Reflection | Jan Chipchase : You are what you carry

In this chapter, Jan had introduced very interesting concepts of range of distribution, centre of gravity and point of reflection to explain our carrying behaviour, which is about knowing where things are, being able to access them at the right time and feeling secure about their safe keepingg. Range of distribution is the distant people feel comfortable to let loose of their items, centre of gravity is the points where portable objects tend to be placed and point of reflection is the moment of reflection and evaluating what people carry.

I find these concepts thought provoking and it allows me to understand other behaviour that could be similar to carrying things. For example, forgetting to pick up buy something at the supermarket is very similar to forgetting to carry something for the day. Are we lacking points of reflection to remind ourselves that the milk at home has run out? If so, is it better to make packaging transparent to tell us when milk is low?

In the reading, the author discusses how advanced technology will change our carrying behaviour and how these 3 concepts will be used in an intangible form of network or data. Personally, I feel that technology has expanded the survival value of a phone by broadening the concept of connectivity. Carrying a phone nowadays does not simply allow contacting others in need, but it also allows access to other virtual possessions we have, be it content we created for a meeting, our online presence in social media or thousands of photos that captured our memories. The gen Y people like myself might consider connectivity as our basic need – something we cannot leave home without. The phone now is a device that affords this much more sophisticated connectivity. Phone makers have been constantly competing in this aspect, making their phones more capable by expanding its connectivity.


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In the Amazon predictive product example, technology will eliminate the need for a point of reflection for consumers. Ordinary consumers no longer need to check and decide when to buy their supplies. Algorithm will act as their proxy, going through almost the same process of checking supply status and make a purchase decision, with considerations for personal preference (machine learning). At this point, I realise that point of reflection is highly important to our decision-making process and it is also what makes us distinctive as human. If computers are going to remove this from us, how much more or less can we be homo sapien? Also, corporates could be using this power to shape us into consumption machines, buying things that are deliberately marketed using predictive technology. In this way, the value of physical things might be changed significantly because we put less efforts into buying them and subsequently, our idea of ownership may change as well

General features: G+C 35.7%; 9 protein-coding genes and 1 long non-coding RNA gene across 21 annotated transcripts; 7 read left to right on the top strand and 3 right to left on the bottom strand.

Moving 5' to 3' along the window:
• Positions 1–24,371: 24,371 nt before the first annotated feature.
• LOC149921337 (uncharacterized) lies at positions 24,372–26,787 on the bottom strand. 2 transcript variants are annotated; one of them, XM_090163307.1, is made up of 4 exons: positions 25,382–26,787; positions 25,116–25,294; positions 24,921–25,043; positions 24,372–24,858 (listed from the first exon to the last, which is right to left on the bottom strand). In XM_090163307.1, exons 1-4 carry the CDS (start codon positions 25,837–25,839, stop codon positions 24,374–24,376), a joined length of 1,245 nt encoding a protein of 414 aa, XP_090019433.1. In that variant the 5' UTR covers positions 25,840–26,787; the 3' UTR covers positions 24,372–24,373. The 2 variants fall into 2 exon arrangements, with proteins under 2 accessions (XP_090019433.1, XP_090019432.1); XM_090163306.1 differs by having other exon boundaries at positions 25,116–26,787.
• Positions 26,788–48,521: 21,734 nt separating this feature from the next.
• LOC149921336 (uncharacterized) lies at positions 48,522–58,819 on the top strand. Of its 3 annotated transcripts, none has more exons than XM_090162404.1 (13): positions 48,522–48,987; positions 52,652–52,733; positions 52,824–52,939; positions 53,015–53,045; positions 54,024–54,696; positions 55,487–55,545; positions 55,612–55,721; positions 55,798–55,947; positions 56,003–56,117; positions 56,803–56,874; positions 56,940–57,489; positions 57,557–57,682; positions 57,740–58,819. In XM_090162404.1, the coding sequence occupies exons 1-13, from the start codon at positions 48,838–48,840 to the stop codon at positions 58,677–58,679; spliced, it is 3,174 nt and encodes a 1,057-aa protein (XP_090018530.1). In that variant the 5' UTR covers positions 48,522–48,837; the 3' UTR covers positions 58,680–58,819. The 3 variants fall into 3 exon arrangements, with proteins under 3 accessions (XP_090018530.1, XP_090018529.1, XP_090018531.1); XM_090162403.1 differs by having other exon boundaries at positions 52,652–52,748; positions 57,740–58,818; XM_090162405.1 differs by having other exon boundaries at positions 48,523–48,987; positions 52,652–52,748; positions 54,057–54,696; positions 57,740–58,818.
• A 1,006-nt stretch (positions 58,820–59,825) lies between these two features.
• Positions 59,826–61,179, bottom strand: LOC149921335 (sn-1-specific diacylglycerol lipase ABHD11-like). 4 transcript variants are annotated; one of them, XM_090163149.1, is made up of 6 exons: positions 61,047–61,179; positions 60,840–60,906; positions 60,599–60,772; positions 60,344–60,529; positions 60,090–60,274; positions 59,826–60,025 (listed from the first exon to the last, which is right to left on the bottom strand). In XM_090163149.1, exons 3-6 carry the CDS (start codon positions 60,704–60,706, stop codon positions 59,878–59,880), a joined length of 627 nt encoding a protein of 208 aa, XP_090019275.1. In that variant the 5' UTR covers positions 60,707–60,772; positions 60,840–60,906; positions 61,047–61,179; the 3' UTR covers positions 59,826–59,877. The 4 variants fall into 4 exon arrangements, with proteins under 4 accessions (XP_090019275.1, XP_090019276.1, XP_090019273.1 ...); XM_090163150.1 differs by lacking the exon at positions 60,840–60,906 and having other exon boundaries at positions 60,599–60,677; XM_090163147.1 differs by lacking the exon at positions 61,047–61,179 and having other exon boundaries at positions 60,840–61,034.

Another point that strikes me is the power of network that allows doing more and owning fewer things. Many start-ups like Uber, Airbnb, DHL Myway…etc are winning billions of dollars by creating shareconomies that allow people to access products and services without owning them. Essentially these shareconomies make us more independent as individuals as we have every tool we need at hand. However, we must acknowledge that these shareconomies are largely motivated by personal gains and economic interest. How can we use the power of network to create greater public good?

Lastly, I strongly agree that the Great Unburdening is on the physical aspect and people like myself are having more of psychological burden with technology. Reducing physical things to bits and bytes make them homogenous and only recognisable to a user by names. I have great difficulty search of things because I cannot always remember what I named my file. The range of distribution seems to be further and I only need to a have a string to bring things back. The search function is like a bundle of strings for me to choose from. However, how do I make sure I have the right string?

Author: Ava P.

learner and a meaning seeker in all things

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